If contract negotiation doesn’t work out, you can consider bids from other contractors that offer lower prices. You might find a landscaper that will accomplish the same work at a lower monthly cost. Just make sure that you are not sacrificing the quality of service for lower costs. You can always ask HOA management for a list of trusted vendors or contractors.


5. Reschedule Non-Essential Community Projects

word delays shown on desktop with human hand on keyboard | reducing HOA costsWhen cutting HOA budgets, associations have to decide which community projects are essential and which ones can be postponed for the next 1 to 2 years. For example, roof leaks in common areas need to be urgently repaired — especially if it’s the rainy season. However, the refurbishing project can be rescheduled if the money is really tight.

As long as the current aesthetics are not significantly affecting property values, it’s possible to postpone some of the projects in your pipeline. If this becomes an issue with the homeowners, just take the time to talk to them. The board should explain that this is a good way to reduce the HOA budget and avoid having to raise HOA dues.


6. Temporarily Reduce Reserve Fund Contributions

Ideally, HOAs should ensure that their reserve fund is continuously and adequately funded. This cost-cutting measure is only suitable for associations that have a fully funded reserve fund. An updated reserve study will indicate the amount needed for the reserve fund based on the condition of your assets.

While it’s not advisable to dip into your reserves to cover operational expenses, the HOA can consider temporarily reducing the reserve fund contributions. The amount can instead be spent on maintenance costs and expenses. However, once the community is more financially stable, you should revert the reserve fund contributions to the original amount.


7. Inspect Budget for Anomalies or Redundancies

top angle view coins stack and calculator, piggy bank and banking passbook on wood table | reduce the HOA budgetCommunities who are in financial distress should also make it a point to review the HOA budget. Poor financial management may be the reason for some of the problems. There may be some anomalies or redundancies that are draining your HOA’s budget. For example, it’s possible that you have two separate vendors performing nearly identical services. It’s also possible that items in the HOA budget are being repeated. These issues can create liability for the board.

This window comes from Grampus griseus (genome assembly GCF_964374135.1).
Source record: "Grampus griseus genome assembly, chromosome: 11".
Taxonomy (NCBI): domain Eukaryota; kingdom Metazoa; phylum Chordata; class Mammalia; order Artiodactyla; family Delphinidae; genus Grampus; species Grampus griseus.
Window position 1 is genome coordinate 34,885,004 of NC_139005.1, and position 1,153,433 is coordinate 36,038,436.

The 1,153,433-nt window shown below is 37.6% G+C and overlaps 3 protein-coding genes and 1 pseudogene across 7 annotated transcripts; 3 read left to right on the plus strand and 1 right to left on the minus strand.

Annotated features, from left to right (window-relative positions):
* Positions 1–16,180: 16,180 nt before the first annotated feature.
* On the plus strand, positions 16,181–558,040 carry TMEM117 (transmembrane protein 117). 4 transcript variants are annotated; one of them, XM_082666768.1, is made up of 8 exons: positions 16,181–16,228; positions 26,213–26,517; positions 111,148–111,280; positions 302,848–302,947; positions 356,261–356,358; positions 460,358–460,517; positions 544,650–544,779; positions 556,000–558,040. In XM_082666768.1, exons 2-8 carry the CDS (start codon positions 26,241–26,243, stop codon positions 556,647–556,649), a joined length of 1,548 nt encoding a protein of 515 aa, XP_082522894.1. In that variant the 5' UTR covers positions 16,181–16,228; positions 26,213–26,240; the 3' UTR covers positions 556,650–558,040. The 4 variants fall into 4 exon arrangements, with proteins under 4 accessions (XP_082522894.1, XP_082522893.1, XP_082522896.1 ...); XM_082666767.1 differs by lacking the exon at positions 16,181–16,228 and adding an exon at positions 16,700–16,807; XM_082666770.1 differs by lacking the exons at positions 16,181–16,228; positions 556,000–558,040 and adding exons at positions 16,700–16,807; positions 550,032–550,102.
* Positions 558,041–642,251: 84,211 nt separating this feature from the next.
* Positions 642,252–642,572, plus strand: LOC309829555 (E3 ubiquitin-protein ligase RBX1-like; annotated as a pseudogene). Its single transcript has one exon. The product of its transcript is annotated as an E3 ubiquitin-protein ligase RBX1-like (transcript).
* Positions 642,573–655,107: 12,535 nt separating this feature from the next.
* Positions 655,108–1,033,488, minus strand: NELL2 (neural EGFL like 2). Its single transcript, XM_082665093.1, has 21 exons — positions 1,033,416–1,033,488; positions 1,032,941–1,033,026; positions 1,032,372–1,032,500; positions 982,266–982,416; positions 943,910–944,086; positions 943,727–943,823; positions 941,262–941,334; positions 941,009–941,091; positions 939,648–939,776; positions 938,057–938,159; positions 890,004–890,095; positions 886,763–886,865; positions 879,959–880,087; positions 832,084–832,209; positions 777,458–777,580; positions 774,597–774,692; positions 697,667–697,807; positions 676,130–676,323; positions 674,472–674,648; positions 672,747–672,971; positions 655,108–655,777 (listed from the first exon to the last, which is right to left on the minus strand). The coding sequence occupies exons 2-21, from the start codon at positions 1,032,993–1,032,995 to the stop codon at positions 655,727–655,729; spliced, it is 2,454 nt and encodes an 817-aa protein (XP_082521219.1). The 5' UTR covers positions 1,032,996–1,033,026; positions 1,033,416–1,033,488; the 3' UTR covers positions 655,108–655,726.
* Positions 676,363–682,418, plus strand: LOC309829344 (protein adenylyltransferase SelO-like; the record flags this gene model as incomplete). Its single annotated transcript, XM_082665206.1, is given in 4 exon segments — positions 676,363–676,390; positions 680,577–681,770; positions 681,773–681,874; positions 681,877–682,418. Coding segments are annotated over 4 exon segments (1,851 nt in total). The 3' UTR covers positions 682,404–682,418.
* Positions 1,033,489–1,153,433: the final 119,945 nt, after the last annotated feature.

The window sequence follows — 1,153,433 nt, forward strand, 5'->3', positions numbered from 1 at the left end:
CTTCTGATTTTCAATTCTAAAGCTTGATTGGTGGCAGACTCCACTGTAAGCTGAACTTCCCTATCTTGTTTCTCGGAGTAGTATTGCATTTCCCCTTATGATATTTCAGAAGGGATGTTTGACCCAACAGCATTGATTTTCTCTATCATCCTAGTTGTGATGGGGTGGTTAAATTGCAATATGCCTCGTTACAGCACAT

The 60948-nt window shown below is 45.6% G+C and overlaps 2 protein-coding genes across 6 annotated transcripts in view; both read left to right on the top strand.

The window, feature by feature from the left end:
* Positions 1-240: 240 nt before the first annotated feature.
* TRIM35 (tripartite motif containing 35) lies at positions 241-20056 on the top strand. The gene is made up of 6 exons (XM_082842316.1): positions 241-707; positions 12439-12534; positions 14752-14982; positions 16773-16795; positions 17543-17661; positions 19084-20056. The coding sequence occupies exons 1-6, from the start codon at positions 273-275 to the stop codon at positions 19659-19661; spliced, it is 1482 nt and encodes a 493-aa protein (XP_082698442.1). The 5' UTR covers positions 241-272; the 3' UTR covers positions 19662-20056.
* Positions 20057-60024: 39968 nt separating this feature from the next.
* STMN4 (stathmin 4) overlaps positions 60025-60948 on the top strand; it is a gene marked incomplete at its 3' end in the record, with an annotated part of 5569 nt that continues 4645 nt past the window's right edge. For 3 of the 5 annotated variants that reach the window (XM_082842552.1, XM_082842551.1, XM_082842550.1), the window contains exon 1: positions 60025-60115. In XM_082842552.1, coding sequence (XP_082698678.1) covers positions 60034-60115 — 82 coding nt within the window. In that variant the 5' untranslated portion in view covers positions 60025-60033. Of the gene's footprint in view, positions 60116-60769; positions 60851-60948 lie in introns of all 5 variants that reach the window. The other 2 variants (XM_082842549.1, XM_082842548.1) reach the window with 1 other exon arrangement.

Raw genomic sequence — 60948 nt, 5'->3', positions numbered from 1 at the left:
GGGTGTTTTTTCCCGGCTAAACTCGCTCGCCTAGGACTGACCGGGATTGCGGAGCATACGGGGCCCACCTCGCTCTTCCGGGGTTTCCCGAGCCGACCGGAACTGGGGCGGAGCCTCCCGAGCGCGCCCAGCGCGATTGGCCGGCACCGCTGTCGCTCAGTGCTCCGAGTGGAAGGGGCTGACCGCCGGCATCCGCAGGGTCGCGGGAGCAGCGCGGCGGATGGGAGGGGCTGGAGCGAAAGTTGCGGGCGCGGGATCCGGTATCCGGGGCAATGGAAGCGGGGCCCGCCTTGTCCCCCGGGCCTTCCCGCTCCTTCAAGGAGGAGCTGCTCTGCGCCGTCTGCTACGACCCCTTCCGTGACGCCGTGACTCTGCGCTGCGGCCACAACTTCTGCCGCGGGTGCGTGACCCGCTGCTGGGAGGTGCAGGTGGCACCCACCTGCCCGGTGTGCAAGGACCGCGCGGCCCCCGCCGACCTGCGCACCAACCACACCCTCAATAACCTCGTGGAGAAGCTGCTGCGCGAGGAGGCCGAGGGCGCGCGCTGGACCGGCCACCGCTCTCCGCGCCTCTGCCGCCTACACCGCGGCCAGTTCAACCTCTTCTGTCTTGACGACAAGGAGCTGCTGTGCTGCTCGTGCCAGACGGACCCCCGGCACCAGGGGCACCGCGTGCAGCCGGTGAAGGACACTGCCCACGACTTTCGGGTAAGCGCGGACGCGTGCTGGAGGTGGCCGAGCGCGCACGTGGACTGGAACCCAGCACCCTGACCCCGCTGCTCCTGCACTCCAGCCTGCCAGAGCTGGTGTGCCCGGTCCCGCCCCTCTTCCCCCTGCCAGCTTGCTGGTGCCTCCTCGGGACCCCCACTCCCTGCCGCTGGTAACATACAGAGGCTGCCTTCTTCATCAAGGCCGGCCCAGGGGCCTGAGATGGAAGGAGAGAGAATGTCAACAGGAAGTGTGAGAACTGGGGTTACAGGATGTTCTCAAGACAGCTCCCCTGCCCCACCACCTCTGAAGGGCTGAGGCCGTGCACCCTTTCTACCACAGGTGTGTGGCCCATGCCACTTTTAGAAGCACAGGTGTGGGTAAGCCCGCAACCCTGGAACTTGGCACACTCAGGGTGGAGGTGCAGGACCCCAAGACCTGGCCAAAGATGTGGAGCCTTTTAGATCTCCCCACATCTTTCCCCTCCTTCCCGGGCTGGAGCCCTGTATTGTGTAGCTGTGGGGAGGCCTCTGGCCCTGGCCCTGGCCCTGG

If the board does not have experience and expertise when dealing with money, it’s better to seek a financial management service that can handle tasks such as accounting and bookkeeping. This is another measure that will help save the HOA money in the long run.


4 Tips to Keep in Mind When You Reduce the HOA Budget

Reducing the HOA budget is sometimes easier said than done. If you want to reduce the HOA budget properly, here are some tips to keep in mind.


1. Always be strategic when making cost-cutting decisions.

You don’t have to implement all these changes at once. Fixing the HOA budget won’t happen overnight. Try to see which cost-cutting measure will be the most effective. Start there, then you can gradually move on to the other budget-trimming techniques. Being slow but strategic prevents you from making drastic measures that will significantly impact the community.


2. Remember that the community’s needs are the most important.

The main goal of the HOA is to maintain community property and protect the well-being of the residents. You don’t want to adjust the budget to the point that it already adversely impacts the members of the community. It’s possible to make budget cuts that won’t harm your residents.


3. Review your budget regularly.

HOAs should be meticulous when it comes to all financial transactions. Actively monitoring the budget allows you to act quickly. You’ll be able to implement effective strategies to avoid financial distress. For example, having a strict policy for delinquencies can help increase the budget without the need for any cost-cutting measure.


4. Talk to the members of the community.

If tough decisions are inevitable, make it a point to talk to the members of the community. Implementing changes right away without proper explanation might result in homeowner dissatisfaction. If homeowners understand why you are doing these budget cuts, they will be more amenable to the changes. They may even have solutions that can help the HOA.


How to Reduce the HOA Budget the Right Way

As you can see, there are many ways to reduce the HOA budget without immediately raising monthly dues. By thoroughly analyzing your annual budget, you will be able to see areas that are more flexible or suitable for cost-cutting measures. This will allow you to reduce the HOA budget without doing significant harm to property values or the well-being of your residents. It’s also good to remember that board members aren’t paid professionals. It can be helpful to hire someone who can efficiently adjust your HOA budget. If you need more information about professional financial management, don’t hesitate to give us a call.